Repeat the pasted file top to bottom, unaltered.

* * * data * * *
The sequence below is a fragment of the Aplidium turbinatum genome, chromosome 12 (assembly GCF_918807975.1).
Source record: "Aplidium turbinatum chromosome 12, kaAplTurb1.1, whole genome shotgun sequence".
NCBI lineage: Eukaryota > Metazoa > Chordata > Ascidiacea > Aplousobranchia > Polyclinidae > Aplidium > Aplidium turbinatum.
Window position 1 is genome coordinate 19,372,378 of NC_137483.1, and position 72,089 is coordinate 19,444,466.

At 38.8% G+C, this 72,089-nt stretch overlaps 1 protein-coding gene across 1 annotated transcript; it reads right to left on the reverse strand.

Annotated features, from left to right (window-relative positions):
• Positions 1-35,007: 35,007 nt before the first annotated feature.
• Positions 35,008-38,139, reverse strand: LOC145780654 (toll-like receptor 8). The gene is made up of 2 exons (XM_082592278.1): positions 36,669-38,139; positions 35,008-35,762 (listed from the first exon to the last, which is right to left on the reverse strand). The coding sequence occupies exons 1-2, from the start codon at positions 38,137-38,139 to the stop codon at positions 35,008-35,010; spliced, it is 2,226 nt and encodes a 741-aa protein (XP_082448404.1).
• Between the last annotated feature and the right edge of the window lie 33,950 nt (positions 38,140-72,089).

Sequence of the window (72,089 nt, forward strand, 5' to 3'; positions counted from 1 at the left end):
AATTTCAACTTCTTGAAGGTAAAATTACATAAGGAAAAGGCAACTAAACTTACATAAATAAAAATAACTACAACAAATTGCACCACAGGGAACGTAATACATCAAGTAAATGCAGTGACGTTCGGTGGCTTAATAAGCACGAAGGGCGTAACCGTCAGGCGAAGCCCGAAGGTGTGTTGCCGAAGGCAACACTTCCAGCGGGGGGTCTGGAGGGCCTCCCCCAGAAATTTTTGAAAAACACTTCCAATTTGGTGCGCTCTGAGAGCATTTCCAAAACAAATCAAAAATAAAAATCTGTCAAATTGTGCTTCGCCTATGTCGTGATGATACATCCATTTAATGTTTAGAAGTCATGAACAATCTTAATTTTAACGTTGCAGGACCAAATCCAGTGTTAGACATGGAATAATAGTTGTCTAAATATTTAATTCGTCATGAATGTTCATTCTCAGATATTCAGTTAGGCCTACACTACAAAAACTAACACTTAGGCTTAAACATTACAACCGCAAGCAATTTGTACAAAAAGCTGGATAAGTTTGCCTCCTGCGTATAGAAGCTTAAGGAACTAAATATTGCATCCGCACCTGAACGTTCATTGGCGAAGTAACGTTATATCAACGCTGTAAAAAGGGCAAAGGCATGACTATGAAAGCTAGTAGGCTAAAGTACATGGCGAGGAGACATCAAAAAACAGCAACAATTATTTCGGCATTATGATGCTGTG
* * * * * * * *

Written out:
The sequence below is a fragment of the Aplidium turbinatum genome, chromosome 12 (assembly GCF_918807975.1).
Source record: "Aplidium turbinatum chromosome 12, kaAplTurb1.1, whole genome shotgun sequence".
NCBI lineage: Eukaryota > Metazoa > Chordata > Ascidiacea > Aplousobranchia > Polyclinidae > Aplidium > Aplidium turbinatum.
Window position 1 is genome coordinate 19,372,378 of NC_137483.1, and position 72,089 is coordinate 19,444,466.

At 38.8% G+C, this 72,089-nt stretch overlaps 1 protein-coding gene across 1 annotated transcript; it reads right to left on the reverse strand.

Annotated features, from left to right (window-relative positions):
• Positions 1-35,007: 35,007 nt before the first annotated feature.
• Positions 35,008-38,139, reverse strand: LOC145780654 (toll-like receptor 8). The gene is made up of 2 exons (XM_082592278.1): positions 36,669-38,139; positions 35,008-35,762 (listed from the first exon to the last, which is right to left on the reverse strand). The coding sequence occupies exons 1-2, from the start codon at positions 38,137-38,139 to the stop codon at positions 35,008-35,010; spliced, it is 2,226 nt and encodes a 741-aa protein (XP_082448404.1).
• Between the last annotated feature and the right edge of the window lie 33,950 nt (positions 38,140-72,089).

Sequence of the window (72,089 nt, forward strand, 5' to 3'; positions counted from 1 at the left end):
AATTTCAACTTCTTGAAGGTAAAATTACATAAGGAAAAGGCAACTAAACTTACATAAATAAAAATAACTACAACAAATTGCACCACAGGGAACGTAATACATCAAGTAAATGCAGTGACGTTCGGTGGCTTAATAAGCACGAAGGGCGTAACCGTCAGGCGAAGCCCGAAGGTGTGTTGCCGAAGGCAACACTTCCAGCGGGGGGTCTGGAGGGCCTCCCCCAGAAATTTTTGAAAAACACTTCCAATTTGGTGCGCTCTGAGAGCATTTCCAAAACAAATCAAAAATAAAAATCTGTCAAATTGTGCTTCGCCTATGTCGTGATGATACATCCATTTAATGTTTAGAAGTCATGAACAATCTTAATTTTAACGTTGCAGGACCAAATCCAGTGTTAGACATGGAATAATAGTTGTCTAAATATTTAATTCGTCATGAATGTTCATTCTCAGATATTCAGTTAGGCCTACACTACAAAAACTAACACTTAGGCTTAAACATTACAACCGCAAGCAATTTGTACAAAAAGCTGGATAAGTTTGCCTCCTGCGTATAGAAGCTTAAGGAACTAAATATTGCATCCGCACCTGAACGTTCATTGGCGAAGTAACGTTATATCAACGCTGTAAAAAGGGCAAAGGCATGACTATGAAAGCTAGTAGGCTAAAGTACATGGCGAGGAGACATCAAAAAACAGCAACAATTATTTCGGCATTATGATGCTGTG